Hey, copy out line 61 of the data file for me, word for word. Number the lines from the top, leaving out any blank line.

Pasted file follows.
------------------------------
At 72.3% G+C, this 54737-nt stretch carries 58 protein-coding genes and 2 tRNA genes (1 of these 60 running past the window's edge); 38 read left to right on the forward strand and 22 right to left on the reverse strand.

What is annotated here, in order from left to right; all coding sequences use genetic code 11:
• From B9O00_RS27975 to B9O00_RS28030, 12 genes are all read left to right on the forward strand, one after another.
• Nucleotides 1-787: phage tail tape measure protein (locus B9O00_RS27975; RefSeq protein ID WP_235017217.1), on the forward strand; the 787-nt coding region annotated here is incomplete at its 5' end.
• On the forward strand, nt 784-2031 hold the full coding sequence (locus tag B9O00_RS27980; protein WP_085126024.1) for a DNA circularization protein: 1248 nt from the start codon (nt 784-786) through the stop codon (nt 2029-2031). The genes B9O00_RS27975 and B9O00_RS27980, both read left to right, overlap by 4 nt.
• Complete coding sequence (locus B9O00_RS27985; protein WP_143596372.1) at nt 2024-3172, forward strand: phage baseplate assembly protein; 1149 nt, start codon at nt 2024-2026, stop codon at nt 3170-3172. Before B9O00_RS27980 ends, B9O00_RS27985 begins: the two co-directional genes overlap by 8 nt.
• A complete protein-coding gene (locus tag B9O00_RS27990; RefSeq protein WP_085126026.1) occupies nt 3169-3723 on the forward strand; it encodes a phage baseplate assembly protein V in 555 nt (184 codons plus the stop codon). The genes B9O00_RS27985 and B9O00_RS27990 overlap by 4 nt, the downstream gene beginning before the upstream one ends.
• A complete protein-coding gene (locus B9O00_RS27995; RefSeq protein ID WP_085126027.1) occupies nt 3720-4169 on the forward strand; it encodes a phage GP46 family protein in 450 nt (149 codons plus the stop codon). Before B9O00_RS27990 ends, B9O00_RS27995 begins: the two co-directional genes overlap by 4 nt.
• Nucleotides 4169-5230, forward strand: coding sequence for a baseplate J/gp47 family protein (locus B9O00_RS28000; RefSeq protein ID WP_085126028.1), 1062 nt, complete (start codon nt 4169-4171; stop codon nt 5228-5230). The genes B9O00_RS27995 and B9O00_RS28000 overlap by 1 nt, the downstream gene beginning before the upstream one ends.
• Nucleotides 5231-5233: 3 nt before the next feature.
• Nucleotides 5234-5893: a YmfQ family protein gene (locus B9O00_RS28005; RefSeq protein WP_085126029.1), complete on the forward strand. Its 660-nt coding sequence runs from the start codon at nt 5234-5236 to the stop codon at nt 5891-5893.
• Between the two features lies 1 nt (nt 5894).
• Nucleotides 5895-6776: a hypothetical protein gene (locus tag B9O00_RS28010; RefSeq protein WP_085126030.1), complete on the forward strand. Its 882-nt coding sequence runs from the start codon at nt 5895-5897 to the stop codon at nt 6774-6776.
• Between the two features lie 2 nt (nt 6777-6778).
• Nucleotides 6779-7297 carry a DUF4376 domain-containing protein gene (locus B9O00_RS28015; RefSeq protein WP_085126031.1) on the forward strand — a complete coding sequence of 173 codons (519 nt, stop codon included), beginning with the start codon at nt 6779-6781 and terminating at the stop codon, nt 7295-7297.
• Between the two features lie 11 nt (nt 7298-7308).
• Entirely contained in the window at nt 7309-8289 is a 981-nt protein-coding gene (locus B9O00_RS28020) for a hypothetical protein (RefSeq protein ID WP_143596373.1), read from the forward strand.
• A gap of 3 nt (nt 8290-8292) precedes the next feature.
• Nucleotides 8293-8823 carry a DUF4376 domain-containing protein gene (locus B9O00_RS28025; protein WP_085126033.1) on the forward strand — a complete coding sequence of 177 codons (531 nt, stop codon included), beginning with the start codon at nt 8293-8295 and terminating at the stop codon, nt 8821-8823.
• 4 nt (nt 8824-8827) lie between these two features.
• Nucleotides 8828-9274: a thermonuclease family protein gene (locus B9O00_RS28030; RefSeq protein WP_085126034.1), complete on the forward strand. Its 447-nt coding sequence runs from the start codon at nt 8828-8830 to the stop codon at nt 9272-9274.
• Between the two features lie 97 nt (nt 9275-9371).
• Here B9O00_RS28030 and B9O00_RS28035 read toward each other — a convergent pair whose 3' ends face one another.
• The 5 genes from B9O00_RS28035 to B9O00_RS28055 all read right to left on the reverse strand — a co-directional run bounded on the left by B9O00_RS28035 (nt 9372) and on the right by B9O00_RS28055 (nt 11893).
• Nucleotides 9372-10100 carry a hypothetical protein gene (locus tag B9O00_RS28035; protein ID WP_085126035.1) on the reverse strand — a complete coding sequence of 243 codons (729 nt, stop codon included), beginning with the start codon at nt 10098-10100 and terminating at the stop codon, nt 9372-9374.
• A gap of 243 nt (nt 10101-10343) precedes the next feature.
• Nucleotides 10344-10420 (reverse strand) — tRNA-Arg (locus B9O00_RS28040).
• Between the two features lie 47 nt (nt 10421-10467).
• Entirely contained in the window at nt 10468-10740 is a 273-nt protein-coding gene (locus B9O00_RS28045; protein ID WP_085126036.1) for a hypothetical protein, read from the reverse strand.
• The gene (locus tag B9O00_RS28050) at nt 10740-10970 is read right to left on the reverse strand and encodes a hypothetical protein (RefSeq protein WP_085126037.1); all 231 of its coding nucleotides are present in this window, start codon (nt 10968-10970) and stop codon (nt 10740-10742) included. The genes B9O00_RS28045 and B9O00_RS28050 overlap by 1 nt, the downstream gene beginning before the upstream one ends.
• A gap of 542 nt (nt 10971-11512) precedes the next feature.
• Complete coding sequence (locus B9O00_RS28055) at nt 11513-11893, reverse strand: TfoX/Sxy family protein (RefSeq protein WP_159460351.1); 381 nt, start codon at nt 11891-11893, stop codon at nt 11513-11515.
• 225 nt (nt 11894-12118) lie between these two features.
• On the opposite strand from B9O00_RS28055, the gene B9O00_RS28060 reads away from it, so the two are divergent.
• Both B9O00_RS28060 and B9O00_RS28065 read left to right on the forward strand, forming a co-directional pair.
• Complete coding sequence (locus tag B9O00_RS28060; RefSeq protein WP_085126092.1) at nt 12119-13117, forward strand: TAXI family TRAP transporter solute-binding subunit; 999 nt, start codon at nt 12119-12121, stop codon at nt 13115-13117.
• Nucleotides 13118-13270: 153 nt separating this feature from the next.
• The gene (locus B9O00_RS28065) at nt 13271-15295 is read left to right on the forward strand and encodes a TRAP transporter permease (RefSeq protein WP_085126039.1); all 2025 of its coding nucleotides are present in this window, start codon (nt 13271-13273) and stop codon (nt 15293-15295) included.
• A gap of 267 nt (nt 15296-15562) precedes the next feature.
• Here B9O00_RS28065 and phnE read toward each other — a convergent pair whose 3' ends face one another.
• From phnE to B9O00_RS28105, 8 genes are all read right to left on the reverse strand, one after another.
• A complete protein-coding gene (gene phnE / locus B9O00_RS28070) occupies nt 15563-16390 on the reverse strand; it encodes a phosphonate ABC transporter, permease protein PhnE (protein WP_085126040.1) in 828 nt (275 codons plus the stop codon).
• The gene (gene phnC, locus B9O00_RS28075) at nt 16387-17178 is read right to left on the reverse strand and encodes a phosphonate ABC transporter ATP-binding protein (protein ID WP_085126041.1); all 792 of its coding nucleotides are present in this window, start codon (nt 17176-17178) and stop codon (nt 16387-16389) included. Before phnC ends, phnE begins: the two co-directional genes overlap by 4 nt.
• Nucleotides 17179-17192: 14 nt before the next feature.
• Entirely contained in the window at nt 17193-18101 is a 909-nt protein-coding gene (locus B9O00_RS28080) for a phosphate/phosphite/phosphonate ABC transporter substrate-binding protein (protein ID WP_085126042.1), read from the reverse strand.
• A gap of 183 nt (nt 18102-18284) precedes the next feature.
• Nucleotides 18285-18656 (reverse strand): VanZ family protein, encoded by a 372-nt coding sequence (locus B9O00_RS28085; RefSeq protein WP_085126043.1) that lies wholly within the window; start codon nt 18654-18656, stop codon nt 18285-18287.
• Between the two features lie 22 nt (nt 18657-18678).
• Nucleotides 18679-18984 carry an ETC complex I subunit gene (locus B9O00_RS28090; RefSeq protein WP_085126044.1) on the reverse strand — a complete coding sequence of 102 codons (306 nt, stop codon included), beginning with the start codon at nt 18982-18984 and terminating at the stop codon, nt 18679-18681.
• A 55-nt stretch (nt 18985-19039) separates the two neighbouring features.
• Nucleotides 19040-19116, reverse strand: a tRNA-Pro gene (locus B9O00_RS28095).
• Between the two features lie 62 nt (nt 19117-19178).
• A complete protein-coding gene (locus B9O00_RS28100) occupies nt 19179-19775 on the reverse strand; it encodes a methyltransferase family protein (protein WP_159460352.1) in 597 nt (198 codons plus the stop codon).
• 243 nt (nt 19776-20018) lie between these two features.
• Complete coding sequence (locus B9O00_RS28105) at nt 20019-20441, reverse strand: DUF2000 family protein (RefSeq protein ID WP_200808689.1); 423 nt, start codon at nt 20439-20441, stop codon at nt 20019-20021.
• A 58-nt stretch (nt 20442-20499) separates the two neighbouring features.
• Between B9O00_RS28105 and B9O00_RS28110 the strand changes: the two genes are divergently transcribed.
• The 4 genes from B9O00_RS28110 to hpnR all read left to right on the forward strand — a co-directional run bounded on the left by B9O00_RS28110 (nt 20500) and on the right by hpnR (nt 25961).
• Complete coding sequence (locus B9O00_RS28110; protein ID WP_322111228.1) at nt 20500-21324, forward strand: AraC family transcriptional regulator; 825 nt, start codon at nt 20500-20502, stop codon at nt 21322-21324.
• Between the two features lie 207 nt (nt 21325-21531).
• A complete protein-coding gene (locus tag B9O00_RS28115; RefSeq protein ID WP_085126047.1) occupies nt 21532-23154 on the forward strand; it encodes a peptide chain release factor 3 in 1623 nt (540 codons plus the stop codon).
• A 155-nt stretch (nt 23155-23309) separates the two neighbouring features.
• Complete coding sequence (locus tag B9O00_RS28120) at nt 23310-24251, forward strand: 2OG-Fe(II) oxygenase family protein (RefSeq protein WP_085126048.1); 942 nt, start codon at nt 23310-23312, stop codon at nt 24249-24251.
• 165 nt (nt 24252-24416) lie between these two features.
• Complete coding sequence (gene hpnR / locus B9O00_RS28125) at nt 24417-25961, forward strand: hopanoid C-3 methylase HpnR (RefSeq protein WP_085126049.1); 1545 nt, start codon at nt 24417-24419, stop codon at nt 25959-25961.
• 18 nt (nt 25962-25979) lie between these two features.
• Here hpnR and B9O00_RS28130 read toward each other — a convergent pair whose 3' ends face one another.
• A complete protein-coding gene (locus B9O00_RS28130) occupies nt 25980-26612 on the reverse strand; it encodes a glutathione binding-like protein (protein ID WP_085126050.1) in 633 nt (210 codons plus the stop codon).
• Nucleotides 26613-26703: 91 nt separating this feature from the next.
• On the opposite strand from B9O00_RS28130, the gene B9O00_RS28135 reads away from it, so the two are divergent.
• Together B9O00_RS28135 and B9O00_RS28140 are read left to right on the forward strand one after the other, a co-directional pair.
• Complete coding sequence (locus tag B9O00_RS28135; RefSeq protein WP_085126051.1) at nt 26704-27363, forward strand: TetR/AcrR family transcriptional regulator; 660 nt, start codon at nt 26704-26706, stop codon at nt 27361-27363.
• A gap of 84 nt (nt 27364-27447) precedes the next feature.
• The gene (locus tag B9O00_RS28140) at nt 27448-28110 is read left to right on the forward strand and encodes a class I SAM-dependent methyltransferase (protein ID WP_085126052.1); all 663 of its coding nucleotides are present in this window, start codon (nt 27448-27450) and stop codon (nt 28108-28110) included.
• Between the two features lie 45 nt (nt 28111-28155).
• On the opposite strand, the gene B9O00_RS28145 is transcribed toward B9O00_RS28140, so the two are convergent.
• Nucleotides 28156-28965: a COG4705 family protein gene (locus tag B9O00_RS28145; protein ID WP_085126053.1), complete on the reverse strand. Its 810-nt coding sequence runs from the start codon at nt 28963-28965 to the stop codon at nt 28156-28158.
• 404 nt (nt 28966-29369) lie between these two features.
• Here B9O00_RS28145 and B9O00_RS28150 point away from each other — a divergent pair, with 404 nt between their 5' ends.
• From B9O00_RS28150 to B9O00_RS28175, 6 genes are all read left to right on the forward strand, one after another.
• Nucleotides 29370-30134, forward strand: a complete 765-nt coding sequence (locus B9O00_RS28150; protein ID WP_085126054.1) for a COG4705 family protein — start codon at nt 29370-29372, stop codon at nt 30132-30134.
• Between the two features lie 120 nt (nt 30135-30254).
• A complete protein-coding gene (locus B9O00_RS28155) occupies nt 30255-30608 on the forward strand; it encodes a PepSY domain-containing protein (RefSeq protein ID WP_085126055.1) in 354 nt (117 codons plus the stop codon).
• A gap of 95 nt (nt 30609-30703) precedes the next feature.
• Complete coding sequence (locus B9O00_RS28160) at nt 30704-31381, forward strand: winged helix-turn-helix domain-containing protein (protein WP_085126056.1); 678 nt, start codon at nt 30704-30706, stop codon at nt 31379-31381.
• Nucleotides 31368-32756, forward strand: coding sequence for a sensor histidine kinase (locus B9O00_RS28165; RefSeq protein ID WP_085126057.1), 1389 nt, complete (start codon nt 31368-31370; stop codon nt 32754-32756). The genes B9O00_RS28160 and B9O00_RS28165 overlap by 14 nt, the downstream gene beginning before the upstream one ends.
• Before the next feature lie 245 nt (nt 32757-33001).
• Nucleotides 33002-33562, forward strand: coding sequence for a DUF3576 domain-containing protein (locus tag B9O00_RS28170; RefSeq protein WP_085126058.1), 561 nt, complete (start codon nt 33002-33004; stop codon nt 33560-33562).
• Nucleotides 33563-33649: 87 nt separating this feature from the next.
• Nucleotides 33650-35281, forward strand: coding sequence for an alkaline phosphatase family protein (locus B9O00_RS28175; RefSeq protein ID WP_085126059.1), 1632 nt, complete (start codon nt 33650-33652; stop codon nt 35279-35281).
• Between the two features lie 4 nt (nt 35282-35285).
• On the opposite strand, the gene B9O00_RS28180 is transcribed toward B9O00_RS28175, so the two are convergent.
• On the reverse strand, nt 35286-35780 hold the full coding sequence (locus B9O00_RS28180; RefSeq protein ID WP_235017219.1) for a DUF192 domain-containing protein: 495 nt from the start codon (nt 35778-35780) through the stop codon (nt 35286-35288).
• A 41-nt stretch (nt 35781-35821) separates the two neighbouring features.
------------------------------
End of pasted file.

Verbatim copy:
• A complete protein-coding gene (locus tag B9O00_RS28115; RefSeq protein ID WP_085126047.1) occupies nt 21532-23154 on the forward strand; it encodes a peptide chain release factor 3 in 1623 nt (540 codons plus the stop codon).